Vitamin E may help reduce heart attack risk among 40% of diabeticsNovember 22nd, 2007 - 1:16 pm ICT by admin
Washington, Nov 22 (ANI): Vitamin E supplements can significantly reduce the risk of heart attacks and related deaths for the 40 percent of diabetics who carry a particular version of a gene.
The research was conducted at the Technion-Israel Institute of Technology and the Clalit Health Services in Israel.
Researchers found that after 18 months of treatment, people with the haptoglobin (Hp) 2-2 gene who took 400 International Units (IU) of vitamin E daily had more than 50 percent fewer heart attacks, strokes, and related deaths than Hp 2-2 patients who took a placebo pill. 40 percent of individuals with diabetes carried the Hp 2-2 gene.
Most of the difference came from the reduced number of heart attacks among those taking vitamin E. In the group of 1,434 Hp 2-2 individuals taking part in the study, seven people had a heart attack, compared to 17 who did not take the vitamin.
Dr. Andrew Levy, of the Technion Faculty of Medicine, also reported that there were no side effects observed in patients who took vitamin E.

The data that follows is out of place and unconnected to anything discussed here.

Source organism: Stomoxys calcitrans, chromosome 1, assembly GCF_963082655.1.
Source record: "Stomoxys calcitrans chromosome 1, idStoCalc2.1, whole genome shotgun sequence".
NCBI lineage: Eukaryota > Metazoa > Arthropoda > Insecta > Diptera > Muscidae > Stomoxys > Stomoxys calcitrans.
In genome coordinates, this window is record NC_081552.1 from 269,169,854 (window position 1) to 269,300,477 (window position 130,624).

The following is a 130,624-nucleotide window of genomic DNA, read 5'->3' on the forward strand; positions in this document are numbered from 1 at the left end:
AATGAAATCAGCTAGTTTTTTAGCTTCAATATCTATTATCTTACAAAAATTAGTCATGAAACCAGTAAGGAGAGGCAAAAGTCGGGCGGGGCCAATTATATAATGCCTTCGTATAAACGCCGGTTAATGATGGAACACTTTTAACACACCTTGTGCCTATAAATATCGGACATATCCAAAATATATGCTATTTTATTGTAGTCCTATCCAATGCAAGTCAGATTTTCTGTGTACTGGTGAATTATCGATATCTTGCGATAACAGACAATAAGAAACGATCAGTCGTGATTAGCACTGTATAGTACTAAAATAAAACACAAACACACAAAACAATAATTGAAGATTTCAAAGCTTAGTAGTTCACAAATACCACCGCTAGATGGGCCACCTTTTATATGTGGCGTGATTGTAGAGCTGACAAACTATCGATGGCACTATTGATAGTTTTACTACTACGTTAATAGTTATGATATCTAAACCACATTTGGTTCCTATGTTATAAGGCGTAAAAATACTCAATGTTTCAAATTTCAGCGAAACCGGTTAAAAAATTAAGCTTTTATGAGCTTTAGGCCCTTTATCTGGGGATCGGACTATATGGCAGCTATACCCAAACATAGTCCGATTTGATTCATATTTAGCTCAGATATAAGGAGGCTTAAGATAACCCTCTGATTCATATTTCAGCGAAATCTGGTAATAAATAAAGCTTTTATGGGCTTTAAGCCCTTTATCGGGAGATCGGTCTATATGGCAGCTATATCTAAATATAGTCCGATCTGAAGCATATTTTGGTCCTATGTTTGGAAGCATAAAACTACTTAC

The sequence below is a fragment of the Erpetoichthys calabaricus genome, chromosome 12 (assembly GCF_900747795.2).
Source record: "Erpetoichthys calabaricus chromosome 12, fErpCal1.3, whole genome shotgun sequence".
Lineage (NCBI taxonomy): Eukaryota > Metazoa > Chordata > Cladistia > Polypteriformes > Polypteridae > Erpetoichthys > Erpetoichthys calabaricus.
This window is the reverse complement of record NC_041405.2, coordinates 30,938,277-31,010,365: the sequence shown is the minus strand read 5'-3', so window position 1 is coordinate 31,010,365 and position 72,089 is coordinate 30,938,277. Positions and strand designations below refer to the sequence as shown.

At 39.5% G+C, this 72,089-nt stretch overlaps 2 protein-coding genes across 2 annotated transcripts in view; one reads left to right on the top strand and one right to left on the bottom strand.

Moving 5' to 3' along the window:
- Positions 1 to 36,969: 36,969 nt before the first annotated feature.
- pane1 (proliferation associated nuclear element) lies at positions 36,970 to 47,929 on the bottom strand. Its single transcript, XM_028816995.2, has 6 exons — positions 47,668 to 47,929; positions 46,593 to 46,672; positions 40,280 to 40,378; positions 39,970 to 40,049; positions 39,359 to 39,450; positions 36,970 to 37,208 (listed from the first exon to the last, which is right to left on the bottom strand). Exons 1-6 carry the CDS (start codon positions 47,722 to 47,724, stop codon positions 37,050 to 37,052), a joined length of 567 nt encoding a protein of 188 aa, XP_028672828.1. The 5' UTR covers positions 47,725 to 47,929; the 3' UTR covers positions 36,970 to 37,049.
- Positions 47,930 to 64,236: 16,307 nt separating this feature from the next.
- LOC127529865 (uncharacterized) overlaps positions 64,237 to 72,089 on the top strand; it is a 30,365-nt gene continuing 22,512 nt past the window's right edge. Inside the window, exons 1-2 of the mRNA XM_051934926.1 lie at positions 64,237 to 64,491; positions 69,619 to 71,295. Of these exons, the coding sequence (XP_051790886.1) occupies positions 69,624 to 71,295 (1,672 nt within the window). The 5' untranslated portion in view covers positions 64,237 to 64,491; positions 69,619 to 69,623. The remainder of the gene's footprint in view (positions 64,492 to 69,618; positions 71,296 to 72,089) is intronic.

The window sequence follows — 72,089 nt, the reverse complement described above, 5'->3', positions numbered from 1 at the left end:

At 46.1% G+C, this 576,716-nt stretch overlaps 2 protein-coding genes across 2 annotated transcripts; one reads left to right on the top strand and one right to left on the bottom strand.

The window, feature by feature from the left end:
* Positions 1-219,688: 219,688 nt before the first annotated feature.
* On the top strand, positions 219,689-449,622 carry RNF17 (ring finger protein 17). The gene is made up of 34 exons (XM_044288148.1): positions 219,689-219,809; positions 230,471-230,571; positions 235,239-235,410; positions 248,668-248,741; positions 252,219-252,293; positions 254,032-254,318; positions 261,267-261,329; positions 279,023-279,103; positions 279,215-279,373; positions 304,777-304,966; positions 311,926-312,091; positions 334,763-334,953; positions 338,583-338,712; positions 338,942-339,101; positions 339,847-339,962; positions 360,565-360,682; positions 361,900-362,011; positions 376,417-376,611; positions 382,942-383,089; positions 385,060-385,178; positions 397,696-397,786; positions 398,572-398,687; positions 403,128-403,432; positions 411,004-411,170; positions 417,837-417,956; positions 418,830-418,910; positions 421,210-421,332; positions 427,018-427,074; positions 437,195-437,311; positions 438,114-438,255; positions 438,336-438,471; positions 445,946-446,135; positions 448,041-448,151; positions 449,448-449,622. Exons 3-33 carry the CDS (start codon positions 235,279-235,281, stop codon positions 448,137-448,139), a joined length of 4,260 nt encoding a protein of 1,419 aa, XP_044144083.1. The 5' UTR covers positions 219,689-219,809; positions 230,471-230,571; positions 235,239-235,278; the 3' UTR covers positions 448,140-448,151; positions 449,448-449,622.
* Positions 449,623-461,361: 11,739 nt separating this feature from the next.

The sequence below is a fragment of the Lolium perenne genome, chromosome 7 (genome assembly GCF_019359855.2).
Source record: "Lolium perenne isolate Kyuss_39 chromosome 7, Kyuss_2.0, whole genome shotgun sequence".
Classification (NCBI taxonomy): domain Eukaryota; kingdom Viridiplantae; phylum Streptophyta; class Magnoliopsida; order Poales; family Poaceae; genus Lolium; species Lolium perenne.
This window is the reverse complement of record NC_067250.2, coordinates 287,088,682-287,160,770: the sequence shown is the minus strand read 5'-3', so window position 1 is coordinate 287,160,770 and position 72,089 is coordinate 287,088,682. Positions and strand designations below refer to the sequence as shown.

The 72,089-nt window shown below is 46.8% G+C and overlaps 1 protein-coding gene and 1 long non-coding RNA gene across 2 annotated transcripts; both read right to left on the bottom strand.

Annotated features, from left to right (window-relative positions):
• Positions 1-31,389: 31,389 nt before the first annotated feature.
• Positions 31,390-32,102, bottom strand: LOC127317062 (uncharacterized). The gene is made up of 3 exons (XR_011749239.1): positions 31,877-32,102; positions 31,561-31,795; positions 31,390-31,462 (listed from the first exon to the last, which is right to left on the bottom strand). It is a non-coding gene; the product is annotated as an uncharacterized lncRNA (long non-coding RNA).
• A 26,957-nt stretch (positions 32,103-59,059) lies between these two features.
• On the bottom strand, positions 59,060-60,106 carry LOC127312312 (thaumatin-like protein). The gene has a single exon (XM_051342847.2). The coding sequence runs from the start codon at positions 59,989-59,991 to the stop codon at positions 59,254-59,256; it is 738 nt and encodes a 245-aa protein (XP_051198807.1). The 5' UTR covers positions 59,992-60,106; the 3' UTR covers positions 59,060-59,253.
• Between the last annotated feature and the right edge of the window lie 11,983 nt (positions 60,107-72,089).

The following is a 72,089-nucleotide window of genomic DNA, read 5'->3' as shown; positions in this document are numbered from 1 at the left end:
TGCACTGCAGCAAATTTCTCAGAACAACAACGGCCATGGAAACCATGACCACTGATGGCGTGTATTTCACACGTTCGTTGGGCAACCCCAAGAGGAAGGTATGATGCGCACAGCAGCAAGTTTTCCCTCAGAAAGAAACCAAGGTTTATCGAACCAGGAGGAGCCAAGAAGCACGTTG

Levy said the findings therefore suggested that genetic testing for the Hp 2-2 gene may be useful to identify a large group of diabetes individuals who could potentially derive cardiovascular benefit from a very inexpensive treatment.
The research team suspected that there might be one group of patients who could benefit from vitamin E: diabetic individuals with a particular variant of the haptoglobin gene.
Haptoglobin is a powerful antioxidant protein that stabilizes the iron-rich red blood cell molecule called hemoglobin, preventing inflammation in the walls of arteries.
There are several versions of the haptoglobin gene. In previous studies, the research team showed that Hp 2-2 is an inferior antioxidant compared to its genetic siblings, and that this difference is exaggerated in patients with diabetes. The researchers also discovered that diabetic patients with Hp 2-2 are two-to-three times more likely than other diabetics to suffer a cardiovascular event such as a heart attack.
This version of the gene does not determine whether or not an individual will develop diabetes but rather whether an individual with diabetes is susceptible to developing the devastating complications associated with diabetes such as heart disease, kidney disease or visual loss, Levy said.
The researchers presented the results on November 5 at the American Heart Meetings in Orlando, Florida and their study appeared in the November 21 online edition of the journal Arteriosclerosis, Thrombosis, and Vascular Biology. (ANI)
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